That would bring total interest costs in 2023 to roughly the same level as the federal government’s 2022 budget for Medicaid.
The increase is caused in part by the US government’s rapidly increasing national debt, as well as by the Federal Reserve’s sharp increase in interest rates to contain inflation. The government is more than $31 trillion in debt and had a $1.4 trillion deficit in fiscal 2022 (a number that represents the gap between spending and revenue).
These high interest rates in the current fiscal year are just the beginning. This cost will continue to rise rapidly, increasing the burden on future generations.
The Congressional Budget Office projections, released in May, projected a $43 billion increase in interest costs for fiscal year 2023 compared to 2022. Fiscal year 2023 began on October 1.
But after adjusting for the sharply higher interest rates the Federal Reserve has imposed since May — and assuming the Fed keeps its word and imposes additional hikes later this year — the interest cost numbers are staggering.
With the help of Marc Goldstein, the senior policy director of the Committee for a Responsible Federal Budget, I used a workbook function on the CBO website to calculate the additional cost of higher interest rates than CBO projected in May.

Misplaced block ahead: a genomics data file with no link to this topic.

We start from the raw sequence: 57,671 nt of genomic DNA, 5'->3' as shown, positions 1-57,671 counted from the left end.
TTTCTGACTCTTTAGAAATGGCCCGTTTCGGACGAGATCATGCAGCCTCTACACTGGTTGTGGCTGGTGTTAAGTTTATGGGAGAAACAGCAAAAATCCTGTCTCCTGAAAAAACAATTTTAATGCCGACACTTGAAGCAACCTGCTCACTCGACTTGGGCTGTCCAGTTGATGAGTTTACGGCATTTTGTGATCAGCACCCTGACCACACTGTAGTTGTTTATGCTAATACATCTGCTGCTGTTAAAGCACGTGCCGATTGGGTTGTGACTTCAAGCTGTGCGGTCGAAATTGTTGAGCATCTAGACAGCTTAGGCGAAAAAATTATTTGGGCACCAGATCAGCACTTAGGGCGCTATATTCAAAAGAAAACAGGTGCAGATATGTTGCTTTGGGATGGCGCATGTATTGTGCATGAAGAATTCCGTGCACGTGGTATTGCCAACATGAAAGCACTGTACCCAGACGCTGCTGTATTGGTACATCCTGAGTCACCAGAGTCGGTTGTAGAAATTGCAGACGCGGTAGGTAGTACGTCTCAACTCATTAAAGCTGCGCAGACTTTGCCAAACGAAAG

The 30-day Treasury rate this week was more than 2.5 percent higher than on May 2, the one-year rate was more than 2 percent higher and the 10-year rate was nearly 1 percent higher. And the Fed says higher rates are coming later this year.
Assume Treasury borrowing costs will be 1.5 percent above CBO’s projections for this fiscal year as well as for the next nine years.
For this year, projected higher interest costs could reach about $137 billion.
The interest numbers keep growing and growing. For fiscal 2024, we’re looking at $719 billion in interest costs if you include my estimate of $194 billion in higher interest rates.
The Fed, admittedly a late starter in the fight against inflation, is now doing its job as best it can and trying to dampen price increases with higher interest rates. Higher interest costs for the Treasury are collateral damage.
As for the CBO, it couldn’t have known in May that the Fed would raise rates so quickly. Unlike a stock trader, the CBO isn’t in the business of tweaking its math every time the financial markets hiccup, and it hasn’t updated the May numbers. But when the next update comes around, which usually happens in January, the interest numbers may well be high enough to knock your socks off.